NBA free agency: Cavaliers offer three-year offer to Collin Sexton but unlikely to accept, per report

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A year ago, Collin Sexton looked like a top potential player. He was only averaging 24.3 points per game in his third season in the NBA, and with Evan Mobley coming on, it wasn’t hard to imagine him at the forefront of a Cavaliers revival. Instead, he suffered a torn meniscus and missed most of the season. Darius Garland supplanted him as Cleveland’s top ball handler, and the Cavaliers returned to the postseason without him.

Now Sexton’s future is in the air. As a restricted free agent, he has been on the open market for almost a month without a strong offer. Coming into the offseason, reports indicated he was expecting a $20 million a year deal. None materialized. Cleveland.com’s Chris Fedor reported on the Wine & Gold Talk Podcast that the Cavaliers have an offer on the table to keep Sexton, but it’s not one he’s likely to take. According to Fedor, Cleveland’s current offer is approximately $40 million over three seasons.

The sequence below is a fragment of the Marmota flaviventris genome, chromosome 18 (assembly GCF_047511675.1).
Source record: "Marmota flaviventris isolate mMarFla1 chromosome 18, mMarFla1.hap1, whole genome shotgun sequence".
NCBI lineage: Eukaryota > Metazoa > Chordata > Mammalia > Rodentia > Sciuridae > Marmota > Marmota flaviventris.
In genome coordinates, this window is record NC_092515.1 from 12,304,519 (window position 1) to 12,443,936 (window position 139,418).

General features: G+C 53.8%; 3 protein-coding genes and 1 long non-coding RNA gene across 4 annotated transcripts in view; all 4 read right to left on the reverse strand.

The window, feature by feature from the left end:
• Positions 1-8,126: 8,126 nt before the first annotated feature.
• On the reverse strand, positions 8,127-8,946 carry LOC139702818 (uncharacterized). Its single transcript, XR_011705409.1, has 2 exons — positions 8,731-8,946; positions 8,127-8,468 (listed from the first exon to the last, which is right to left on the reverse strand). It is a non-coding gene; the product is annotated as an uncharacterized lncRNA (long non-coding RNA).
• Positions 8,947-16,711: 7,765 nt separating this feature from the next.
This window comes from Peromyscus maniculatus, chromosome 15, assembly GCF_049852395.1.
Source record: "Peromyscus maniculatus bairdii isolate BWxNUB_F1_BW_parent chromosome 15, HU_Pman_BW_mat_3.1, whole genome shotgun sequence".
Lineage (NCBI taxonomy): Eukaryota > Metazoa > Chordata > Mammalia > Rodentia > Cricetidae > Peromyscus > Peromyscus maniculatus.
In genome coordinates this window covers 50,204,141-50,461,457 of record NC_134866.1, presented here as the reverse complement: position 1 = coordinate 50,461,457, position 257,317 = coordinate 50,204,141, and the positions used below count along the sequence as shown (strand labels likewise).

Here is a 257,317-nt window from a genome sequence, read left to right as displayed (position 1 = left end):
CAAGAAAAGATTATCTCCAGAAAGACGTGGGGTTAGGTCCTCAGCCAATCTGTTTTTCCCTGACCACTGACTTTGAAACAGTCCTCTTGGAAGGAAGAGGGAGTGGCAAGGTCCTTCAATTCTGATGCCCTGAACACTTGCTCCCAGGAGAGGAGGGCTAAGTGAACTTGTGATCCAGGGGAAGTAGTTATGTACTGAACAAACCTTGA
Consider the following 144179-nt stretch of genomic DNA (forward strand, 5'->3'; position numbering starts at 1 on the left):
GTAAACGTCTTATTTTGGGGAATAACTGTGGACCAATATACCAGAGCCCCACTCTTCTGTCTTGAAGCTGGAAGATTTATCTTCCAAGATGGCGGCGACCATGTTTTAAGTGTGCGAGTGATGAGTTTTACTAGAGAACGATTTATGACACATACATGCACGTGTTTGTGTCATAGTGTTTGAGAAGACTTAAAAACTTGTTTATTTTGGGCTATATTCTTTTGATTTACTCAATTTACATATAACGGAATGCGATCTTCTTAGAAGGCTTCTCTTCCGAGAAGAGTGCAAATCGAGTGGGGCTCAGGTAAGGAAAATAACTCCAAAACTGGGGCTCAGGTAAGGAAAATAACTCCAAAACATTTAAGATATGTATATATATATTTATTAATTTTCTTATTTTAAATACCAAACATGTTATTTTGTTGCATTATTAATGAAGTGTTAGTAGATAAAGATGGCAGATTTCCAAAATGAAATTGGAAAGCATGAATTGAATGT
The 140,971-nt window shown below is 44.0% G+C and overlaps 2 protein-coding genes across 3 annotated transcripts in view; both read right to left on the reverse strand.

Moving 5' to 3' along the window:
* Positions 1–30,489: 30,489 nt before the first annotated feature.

Such a deal would pay Sexton above the mid-level exception, but it would be far below what a point guard of his ilk earns. An average salary of $13.3 million a year would make Sexton the 30th highest-paid point guard in the NBA, behind the likes of Markelle Fultz and Tyus Jones. None of them achieved nearly as much as an individual player.

But strict free agency rules severely limited Sexton’s market when free agency began. Cleveland reserves the right to match any offer made to Sexton, and they would have two full days to do so, so no team with room on the edge would risk getting out of the free agency derby anticipated by a player they may not be. able to guarantee. Now, there are only two teams left with cap space: Indiana Pacers and San Antonio Spurs. Unless one of them makes Sexton an offer, a down payment is their only way out of Cleveland at the moment.

An alternative for Sexton would be to sign the one-year qualifying offer that Cleveland had to make to keep his rights restricted. Doing so would make him an unrestricted free agent next offseason, free to sign any team he chooses. It wouldn’t be a perfect option, but right now, there’s not much else on the table for Cleveland’s young guard.

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